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Mr Talabani, president of Iraq, signs a guest book at the beginning of a meeting with the UN secretary general Ban Ki-moon, not pictured. Mr Talabani recently approved a provincial elections law.
Mr Talabani, president of Iraq, signs a guest book at the beginning of a meeting with the UN secretary general Ban Ki-moon, not pictured. Mr Talabani recently approved a provincial elections law.
CHIP EAST
Mr Talabani, president of Iraq, signs a guest book at the beginning of a meeting with the UN secretary general Ban Ki-moon, not pictured. Mr Talabani recently approved a provincial elections law.

Iraq passes poll law

Iraq's parliament passes a provincial elections law and called for the vote to be held before Jan 31 next year.

BAGHDAD // Iraq's parliament passed a provincial elections law today after months of arguing between Arabs and Kurds, and called for the vote to be held before Jan 31 next year, legislators said. The polls had been scheduled for Oct 1 but the law governing how the vote should be conducted stalled in parliament over how to treat the northern oil-rich city of Kirkuk, where control is disputed by Kurds, Arabs and ethnic Turkmen.

The law now goes to Iraq's three-member presidency council, headed by the president Jalal Talabani, for approval. Mr Talabani rejected an earlier version that was approved by legislators in July and sent it back to parliament. Salim al-Jubouri, a senior parliamentarian from the Sunni Arab Accordance Front, said the law had been passed unanimously with Kurds and Arabs in attendance. All sides had made concessions on Kirkuk, he said, adding there would be a separate law for dealing with elections in Kirkuk as well as a power-sharing formula for the city administration.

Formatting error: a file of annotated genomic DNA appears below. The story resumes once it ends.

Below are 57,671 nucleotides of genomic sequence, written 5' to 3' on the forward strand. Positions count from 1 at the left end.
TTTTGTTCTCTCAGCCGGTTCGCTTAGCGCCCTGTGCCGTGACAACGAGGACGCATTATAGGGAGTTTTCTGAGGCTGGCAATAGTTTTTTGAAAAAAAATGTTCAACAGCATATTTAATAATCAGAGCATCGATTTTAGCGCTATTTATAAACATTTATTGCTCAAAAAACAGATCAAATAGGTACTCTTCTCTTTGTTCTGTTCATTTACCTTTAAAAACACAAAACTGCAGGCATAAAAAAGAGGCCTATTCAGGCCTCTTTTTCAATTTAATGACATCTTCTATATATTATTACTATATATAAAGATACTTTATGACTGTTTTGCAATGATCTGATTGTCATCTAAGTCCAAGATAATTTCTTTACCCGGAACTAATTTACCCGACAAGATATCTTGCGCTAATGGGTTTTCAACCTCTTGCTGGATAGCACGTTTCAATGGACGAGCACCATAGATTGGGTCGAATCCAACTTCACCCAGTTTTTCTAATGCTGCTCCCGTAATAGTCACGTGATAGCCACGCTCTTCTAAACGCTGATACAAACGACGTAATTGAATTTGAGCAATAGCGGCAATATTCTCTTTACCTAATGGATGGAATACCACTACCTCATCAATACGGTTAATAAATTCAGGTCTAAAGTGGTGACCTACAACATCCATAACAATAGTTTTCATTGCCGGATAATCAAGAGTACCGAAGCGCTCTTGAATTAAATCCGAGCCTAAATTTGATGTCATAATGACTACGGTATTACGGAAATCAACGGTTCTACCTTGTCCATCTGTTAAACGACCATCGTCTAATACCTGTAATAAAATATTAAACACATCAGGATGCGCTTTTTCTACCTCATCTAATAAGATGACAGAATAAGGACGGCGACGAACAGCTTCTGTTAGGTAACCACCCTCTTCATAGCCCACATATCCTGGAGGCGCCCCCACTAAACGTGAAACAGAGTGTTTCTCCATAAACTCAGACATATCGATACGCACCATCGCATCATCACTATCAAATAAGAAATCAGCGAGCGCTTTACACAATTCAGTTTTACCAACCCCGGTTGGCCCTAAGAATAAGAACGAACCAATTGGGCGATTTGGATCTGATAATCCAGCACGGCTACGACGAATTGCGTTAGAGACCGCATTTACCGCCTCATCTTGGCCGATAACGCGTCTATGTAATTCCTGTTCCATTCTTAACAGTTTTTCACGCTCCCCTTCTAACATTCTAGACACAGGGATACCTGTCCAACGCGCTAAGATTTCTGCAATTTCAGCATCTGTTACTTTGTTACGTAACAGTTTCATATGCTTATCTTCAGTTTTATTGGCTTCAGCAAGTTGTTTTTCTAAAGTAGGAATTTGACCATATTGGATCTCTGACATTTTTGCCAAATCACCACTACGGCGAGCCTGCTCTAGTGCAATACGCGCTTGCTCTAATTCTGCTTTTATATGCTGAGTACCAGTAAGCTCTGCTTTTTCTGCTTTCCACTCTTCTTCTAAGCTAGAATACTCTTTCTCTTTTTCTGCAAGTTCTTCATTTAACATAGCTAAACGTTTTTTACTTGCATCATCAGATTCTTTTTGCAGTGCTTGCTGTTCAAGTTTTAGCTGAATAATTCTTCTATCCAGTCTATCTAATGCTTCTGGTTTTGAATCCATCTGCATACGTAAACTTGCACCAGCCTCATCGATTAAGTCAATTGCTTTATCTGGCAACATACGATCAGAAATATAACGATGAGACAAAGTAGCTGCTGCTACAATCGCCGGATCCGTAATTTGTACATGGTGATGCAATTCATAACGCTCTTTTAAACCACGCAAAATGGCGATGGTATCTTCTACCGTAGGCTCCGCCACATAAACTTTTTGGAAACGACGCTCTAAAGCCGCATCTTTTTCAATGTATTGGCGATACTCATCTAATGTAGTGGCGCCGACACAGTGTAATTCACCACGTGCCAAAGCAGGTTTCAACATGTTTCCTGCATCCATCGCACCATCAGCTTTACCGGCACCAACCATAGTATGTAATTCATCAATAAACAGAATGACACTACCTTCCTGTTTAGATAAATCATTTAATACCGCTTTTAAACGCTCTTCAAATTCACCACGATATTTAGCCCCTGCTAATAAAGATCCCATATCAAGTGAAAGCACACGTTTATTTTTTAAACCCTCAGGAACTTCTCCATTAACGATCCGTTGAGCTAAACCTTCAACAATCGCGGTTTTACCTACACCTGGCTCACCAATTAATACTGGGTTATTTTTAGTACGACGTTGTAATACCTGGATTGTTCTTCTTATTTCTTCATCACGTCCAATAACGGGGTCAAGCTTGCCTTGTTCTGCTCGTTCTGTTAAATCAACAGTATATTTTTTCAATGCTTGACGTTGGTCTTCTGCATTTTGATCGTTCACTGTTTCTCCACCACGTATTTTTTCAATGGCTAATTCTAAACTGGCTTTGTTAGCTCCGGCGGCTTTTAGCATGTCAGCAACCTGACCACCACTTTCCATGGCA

Local elections are seen as a test of Iraq's democracy and Washington hopes they will help reconcile rival groups, especially Sunni Arabs who boycotted the last provincial polls in 2005 and, without a say in local government, now feel marginalised in areas where they are numerically dominant. The polls could also lead to tension between competing groups, especially in the Shi'ite south where there is expected to be a struggle for power in a region that holds most of the country's known reserves of oil.

The earlier version of the law passed by parliament and rejected by Mr Talabani, a Kurd, would have divided council seats equally between Kirkuk's ethnic groups. Kurdish MPs had boycotted the session in protest. Kurds believe they are numerically superior in Kirkuk, which they consider their ancient capital and want to fold into their largely autonomous northern region. Kirkuk's Arabs and Turkmen want the city to remain under central government authority.

Bahaa al-Araji, the head of parliament's legal committee, told reporters a compromise on Kirkuk had been reached. "We tell our brothers in the south, the centre of Iraq and Kurdistan that this is an achievement by parliament. The elections will be soon, so the people of Iraq can put forward their votes to select new local government," Mr Araji said. The UN special representative to Iraq had cautioned that delays to the elections risked "delegitimising" current provincial councils.

The new law is expected to change some of the voting procedures from legislation used for the last local elections in January 2005. Drafts of the new law also barred any party that had a militia from competing. It was not immediately clear if this provision was in the version that was approved. The Electoral Commission had said the new law would need to be passed by mid-September to allow time for the polls to be held this year.

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